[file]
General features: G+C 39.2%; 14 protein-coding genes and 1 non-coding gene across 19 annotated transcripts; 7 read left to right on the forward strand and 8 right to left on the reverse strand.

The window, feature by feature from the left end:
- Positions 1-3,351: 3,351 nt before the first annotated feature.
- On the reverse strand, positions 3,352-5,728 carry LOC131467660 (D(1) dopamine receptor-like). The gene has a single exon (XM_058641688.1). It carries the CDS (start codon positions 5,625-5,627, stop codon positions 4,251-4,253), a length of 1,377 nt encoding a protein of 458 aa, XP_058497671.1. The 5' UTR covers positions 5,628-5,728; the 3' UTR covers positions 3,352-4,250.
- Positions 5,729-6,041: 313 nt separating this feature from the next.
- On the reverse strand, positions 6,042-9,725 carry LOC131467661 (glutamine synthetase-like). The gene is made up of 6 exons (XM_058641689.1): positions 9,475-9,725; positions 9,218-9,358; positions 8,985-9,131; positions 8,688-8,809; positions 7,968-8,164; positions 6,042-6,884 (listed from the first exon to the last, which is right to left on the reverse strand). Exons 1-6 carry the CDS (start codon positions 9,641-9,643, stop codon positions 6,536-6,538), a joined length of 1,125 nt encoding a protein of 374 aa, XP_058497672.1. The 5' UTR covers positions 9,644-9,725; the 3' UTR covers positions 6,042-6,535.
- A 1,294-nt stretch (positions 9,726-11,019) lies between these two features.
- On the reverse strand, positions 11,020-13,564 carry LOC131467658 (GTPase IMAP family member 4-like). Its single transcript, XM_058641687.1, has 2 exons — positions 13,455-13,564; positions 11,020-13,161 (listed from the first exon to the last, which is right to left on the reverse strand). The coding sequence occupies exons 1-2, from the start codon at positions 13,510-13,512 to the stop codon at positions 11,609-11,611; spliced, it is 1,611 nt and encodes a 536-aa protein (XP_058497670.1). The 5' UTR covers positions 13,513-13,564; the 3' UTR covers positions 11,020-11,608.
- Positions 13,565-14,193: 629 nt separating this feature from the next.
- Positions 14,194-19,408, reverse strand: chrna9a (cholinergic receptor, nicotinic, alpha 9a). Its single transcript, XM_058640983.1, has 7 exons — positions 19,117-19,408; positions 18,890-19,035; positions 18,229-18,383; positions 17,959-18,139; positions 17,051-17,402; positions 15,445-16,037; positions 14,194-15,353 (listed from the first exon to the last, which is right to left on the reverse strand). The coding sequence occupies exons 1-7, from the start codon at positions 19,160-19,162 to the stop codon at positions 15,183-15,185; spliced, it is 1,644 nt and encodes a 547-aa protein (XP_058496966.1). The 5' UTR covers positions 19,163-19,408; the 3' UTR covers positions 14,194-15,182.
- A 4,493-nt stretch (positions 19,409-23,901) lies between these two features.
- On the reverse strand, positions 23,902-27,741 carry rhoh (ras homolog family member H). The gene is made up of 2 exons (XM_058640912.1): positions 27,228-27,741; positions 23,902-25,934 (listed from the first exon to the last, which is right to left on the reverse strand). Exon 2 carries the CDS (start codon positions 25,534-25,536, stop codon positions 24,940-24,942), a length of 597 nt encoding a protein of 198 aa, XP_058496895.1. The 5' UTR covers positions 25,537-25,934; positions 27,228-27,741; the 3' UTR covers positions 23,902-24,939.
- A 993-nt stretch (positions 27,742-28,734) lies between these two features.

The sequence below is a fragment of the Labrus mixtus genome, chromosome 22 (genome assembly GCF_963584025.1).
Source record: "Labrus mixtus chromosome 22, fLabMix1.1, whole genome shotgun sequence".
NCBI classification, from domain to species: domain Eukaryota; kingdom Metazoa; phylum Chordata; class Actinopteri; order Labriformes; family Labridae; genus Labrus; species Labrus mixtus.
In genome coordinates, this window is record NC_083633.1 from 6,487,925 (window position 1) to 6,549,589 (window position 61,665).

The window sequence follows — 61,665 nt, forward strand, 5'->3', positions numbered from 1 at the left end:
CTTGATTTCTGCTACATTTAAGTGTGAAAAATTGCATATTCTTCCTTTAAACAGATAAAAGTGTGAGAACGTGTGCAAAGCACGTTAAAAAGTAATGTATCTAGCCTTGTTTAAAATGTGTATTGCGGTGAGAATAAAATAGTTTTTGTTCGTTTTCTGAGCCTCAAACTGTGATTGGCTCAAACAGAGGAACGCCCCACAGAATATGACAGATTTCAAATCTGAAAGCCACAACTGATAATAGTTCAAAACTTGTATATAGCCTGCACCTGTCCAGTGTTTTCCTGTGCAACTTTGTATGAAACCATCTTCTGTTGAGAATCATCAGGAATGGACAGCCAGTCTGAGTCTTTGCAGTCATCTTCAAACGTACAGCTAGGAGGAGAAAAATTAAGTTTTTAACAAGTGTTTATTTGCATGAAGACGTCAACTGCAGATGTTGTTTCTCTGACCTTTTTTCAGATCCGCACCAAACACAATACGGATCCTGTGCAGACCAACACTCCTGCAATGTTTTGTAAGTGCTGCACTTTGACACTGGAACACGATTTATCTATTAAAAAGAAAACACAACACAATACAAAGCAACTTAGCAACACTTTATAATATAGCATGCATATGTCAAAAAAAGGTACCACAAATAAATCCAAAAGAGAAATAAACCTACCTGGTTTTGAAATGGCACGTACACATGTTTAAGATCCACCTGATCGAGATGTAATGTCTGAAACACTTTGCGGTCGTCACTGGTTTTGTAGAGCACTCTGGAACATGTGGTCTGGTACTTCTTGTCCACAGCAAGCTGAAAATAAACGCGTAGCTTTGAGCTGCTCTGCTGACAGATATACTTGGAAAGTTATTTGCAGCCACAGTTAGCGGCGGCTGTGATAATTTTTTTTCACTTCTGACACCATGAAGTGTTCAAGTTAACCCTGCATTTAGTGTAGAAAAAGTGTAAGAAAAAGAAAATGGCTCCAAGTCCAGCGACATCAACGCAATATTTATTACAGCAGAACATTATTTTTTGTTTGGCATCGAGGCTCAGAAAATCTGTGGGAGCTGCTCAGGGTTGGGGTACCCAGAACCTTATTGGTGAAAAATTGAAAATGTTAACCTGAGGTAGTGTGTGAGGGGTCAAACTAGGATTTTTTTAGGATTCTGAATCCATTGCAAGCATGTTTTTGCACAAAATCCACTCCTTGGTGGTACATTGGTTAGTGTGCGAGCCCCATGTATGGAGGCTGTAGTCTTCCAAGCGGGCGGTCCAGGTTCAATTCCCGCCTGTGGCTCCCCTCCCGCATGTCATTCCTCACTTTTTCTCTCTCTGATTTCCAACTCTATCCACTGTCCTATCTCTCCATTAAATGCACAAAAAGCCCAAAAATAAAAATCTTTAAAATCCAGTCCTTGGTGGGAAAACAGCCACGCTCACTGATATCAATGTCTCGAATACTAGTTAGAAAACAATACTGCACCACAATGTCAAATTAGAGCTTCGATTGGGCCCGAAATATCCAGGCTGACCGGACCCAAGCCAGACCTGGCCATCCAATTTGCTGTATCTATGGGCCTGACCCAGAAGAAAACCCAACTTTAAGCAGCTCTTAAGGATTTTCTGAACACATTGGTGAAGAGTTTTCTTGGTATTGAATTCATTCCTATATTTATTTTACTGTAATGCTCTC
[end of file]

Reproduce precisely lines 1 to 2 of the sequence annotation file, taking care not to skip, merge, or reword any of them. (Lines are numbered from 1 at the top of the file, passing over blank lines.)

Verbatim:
General features: G+C 39.2%; 14 protein-coding genes and 1 non-coding gene across 19 annotated transcripts; 7 read left to right on the forward strand and 8 right to left on the reverse strand.

The window, feature by feature from the left end: